Source ? As copper is not synthesised by the body, our diet must contain a sufficient quantity of copper. Copper is found in most types of food: starches, leguminous vegetables, whole cereals, offal, crustaceans, fruit and vegetables. Copper deficiency is therefore rare. Mineral water can also provide a good source of copper.
What does it do ? Copper contributes to good nervous system and immune system function, and also helps protect cells against cellular ageing thanks to its antioxidant properties. It acts on our skin and is involved in hair pigmentation. Finally, copper plays a part in the transportation of iron round the body, essential for ensuring transportation of oxygen from the lungs to the cells.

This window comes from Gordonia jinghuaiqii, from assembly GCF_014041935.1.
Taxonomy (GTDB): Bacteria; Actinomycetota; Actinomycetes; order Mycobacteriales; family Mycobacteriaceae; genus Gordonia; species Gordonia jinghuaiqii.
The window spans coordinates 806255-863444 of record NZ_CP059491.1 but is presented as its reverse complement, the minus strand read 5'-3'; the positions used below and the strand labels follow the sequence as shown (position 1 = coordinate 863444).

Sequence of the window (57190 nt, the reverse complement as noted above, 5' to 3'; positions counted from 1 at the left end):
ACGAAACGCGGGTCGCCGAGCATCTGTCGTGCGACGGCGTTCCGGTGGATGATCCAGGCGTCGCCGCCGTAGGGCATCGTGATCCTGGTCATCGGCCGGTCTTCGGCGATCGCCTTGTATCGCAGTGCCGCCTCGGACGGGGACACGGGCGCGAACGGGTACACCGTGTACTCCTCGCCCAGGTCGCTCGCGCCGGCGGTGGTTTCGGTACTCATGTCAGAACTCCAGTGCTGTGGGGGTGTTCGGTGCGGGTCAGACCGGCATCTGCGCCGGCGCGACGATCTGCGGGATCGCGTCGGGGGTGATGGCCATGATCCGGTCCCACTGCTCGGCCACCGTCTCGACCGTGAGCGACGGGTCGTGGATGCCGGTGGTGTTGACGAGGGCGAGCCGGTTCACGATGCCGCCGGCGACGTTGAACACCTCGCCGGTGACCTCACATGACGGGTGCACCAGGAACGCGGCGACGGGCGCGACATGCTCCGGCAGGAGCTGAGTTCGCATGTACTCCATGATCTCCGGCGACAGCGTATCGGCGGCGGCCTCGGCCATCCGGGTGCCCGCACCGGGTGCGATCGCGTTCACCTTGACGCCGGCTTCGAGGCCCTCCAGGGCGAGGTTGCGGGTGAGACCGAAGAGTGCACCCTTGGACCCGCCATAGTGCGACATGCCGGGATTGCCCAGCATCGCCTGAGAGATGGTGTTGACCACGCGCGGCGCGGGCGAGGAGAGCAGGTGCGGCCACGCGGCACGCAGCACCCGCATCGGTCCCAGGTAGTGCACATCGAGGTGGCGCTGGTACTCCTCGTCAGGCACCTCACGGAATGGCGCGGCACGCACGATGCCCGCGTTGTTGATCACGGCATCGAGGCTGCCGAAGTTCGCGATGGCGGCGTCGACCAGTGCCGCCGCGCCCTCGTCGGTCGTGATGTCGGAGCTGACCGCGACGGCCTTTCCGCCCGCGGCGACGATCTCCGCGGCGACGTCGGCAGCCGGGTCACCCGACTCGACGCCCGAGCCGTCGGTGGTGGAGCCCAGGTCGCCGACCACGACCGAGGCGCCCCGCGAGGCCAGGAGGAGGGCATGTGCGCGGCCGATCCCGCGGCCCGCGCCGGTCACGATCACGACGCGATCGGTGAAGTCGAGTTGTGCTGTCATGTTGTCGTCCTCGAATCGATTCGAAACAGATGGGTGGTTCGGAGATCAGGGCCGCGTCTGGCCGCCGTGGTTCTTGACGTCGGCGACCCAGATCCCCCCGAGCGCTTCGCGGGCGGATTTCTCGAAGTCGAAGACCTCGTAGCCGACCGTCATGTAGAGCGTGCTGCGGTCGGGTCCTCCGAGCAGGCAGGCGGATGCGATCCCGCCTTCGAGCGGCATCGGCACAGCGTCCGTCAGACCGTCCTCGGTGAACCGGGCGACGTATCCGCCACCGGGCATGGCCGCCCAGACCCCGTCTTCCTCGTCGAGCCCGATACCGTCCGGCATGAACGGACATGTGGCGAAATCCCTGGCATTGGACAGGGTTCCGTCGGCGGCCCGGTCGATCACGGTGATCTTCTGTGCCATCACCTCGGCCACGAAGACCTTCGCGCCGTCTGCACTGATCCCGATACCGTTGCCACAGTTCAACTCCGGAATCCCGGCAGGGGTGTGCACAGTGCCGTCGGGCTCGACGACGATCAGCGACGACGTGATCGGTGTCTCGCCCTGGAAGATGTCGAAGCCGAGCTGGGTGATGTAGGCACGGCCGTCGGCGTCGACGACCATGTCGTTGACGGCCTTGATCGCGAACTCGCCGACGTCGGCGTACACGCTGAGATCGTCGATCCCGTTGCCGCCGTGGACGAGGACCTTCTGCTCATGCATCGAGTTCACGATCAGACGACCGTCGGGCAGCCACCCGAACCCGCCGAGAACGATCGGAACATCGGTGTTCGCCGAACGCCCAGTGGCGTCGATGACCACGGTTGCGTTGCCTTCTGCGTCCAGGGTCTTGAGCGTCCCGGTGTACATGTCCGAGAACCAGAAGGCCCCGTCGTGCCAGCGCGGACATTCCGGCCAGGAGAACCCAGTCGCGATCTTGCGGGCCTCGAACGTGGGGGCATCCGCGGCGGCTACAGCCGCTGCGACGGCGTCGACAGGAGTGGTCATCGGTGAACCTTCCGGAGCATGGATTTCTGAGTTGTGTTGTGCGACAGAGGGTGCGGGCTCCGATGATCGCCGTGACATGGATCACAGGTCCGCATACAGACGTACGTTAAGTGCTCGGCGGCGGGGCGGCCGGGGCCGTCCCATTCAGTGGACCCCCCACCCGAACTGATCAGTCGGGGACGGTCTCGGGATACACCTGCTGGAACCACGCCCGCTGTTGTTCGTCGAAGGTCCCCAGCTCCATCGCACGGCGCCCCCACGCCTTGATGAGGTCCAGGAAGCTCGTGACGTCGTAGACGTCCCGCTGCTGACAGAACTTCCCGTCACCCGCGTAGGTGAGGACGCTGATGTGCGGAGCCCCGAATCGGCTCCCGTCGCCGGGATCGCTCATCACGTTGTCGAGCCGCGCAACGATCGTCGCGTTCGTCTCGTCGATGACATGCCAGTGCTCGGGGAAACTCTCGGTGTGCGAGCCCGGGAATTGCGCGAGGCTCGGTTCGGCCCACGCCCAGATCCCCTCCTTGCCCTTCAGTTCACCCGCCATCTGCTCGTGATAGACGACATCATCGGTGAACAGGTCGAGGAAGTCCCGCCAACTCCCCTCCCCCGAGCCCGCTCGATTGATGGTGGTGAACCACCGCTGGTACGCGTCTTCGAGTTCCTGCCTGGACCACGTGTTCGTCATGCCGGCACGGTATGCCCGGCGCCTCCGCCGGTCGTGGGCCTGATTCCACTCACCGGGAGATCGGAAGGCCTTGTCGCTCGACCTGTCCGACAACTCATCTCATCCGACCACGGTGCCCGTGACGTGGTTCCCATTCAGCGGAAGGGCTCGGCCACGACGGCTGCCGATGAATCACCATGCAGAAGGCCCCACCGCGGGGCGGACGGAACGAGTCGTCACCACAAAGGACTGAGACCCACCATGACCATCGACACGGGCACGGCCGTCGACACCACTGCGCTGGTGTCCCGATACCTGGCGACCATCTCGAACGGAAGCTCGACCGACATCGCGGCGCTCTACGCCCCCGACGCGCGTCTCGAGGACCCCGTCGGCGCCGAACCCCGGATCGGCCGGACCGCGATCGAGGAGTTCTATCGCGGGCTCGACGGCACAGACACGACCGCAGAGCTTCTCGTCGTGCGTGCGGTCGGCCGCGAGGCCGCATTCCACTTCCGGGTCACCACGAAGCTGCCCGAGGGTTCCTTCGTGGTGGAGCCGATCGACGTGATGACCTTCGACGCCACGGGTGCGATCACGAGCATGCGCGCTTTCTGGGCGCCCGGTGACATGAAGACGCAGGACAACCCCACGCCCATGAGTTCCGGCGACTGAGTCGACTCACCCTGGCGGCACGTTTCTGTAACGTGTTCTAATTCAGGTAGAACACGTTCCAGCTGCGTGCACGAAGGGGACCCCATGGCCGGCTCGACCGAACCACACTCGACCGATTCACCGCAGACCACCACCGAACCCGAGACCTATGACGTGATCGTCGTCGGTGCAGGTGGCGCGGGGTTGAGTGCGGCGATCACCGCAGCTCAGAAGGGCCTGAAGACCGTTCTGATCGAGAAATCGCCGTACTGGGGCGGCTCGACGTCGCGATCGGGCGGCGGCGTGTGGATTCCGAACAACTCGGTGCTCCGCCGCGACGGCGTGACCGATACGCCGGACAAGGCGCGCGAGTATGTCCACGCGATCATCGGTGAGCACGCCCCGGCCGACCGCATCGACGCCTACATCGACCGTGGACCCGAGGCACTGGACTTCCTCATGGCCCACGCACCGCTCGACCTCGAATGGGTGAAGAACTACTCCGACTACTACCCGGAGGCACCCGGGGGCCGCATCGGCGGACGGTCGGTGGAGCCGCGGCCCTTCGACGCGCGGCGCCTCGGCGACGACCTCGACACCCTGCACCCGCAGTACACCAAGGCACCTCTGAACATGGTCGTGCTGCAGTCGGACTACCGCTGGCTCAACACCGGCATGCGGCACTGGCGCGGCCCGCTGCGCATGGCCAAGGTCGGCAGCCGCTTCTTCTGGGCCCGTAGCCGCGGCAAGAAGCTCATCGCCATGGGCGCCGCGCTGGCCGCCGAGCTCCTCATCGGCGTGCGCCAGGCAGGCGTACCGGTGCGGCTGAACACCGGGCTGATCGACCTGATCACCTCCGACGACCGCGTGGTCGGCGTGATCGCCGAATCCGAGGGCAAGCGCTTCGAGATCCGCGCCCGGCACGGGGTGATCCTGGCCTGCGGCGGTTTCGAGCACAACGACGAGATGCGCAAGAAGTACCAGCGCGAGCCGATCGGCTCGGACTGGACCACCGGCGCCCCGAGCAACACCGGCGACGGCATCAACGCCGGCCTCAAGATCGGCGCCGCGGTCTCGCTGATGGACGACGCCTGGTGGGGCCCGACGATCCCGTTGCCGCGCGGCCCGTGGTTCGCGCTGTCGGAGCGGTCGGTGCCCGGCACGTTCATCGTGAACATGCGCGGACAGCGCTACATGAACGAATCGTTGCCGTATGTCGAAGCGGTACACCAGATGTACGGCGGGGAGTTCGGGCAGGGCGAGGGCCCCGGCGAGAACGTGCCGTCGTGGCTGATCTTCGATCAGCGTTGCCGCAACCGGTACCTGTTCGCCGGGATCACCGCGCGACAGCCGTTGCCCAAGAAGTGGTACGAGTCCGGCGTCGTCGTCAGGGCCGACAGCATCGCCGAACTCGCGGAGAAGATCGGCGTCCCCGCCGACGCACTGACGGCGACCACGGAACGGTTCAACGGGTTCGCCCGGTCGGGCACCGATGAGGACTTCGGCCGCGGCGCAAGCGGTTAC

For whom ? Elderly people and those with anaemia; everyone as winter comes, and those with significant oxygen stress (smokers, sporting people, those in polluted environments).
The recommended intake is 1 mg daily for an adult, and 2 mg daily for pregnant and nursing women.